INDIANAPOLIS — To say that L.J. Wright is busy right now would be a massive understatement.
“It’s facility operations, it’s public safety and security,” Wright said. “Those types of things are what I oversee.”
As the NCAA’s director of Men’s Basketball Championships, Wright and his colleagues have done about a year and a half worth of planning over the last few months in an effort to bring all 68 tournament teams to Indiana.
“It’s really just all about the details and just putting the puzzle together,” he said. “Being able to create and maintain this controlled environment that the teams are going to be living in, and some of us on staff will be living in, is challenging.”
“Bringing them to one site, there’s some benefits,” Wright continued. “But also if everybody shows up at the same time, well that can be a little challenging too.”
Of course, this isn’t the first challenging road to a championship Wright has followed before. In 1987, as the Indiana Hoosiers were marching to a national title, Wright was working for the team as a freshman manager. His duties essentially included anything coach Bobby Knight needed him to do. Some days, it kept him very busy.
“You really do everything, you take stats, you film, you break down film,” he recalled.
Other days were less busy.
“I didn’t have a lot of duties, other than maybe going out and getting coach some doughnuts,” he laughed.
Wright, who played basketball at Floyd Central High School in New Albany, wanted to stay involved with the game of basketball. Becoming a manager for I.U. gave him that chance.
“I was able to practice and play with the players,” he said. “I probably got hurt as much in those games, or in those practices, as I did when I was in high school.”
“I was basically directly across from the bench in the front row, looking at Keith Smart when he took the shot and made it,” Wright said with a smile.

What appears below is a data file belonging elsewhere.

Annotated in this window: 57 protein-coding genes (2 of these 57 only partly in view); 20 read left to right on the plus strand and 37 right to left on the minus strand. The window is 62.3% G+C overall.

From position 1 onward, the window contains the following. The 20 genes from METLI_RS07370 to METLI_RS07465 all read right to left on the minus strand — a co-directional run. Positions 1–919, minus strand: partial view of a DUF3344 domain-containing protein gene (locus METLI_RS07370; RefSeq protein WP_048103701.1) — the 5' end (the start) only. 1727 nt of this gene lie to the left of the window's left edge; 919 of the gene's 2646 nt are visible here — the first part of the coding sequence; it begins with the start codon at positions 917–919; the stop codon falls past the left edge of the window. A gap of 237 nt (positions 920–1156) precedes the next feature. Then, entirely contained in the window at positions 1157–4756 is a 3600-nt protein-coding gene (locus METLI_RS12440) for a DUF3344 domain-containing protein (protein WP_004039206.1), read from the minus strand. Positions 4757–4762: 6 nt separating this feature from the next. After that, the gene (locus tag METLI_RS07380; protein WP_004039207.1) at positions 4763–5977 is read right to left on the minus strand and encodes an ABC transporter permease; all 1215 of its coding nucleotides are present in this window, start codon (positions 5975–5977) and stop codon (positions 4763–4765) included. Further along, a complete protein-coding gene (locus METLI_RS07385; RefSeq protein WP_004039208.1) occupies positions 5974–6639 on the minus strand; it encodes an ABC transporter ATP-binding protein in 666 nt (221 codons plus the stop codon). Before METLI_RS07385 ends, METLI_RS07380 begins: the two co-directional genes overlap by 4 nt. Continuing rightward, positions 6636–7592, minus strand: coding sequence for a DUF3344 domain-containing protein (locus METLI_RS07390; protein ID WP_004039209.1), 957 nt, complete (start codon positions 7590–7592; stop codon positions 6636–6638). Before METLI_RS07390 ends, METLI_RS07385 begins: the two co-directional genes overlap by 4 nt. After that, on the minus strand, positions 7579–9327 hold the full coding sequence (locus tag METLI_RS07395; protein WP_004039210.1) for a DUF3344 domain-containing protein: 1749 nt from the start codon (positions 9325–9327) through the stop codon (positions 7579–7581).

Wright went on to earn his Sports Marketing and Management degree from I.U. That was followed by an internship at the Hoosier Dome in Indianapolis, and later a job with the city’s Capital Improvement Board as Stadium Event Coordinator. For the last 19 years, Wright has been at the NCAA.
So, what’s more stressful: planning an NCAA tournament during a global pandemic, or working for Bobby Knight?
“At the time, I would have said it was making sure everything was right for coach,” Wright said with a laugh. “He was pretty demanding. But I tell you what, I wouldn’t trade those experiences for anything. He set me up to be able to manage these times of stress through COVID. No question, I’m thankful.”
Wright says working as an IU basketball manager helped solidify a foundation of time and stress management, attention to detail and a work ethic to meet high expectations.
“Those relationships that you have, it’s a special, special thing,” he said.
He’s also thrilled to help bring tournament games back to Assembly Hall for the first time in 40 years.
In the meantime, Wright continues to make preparations for Selection Sunday and the start of the tournament. He hopes to get a full night’s sleep sometime in early April.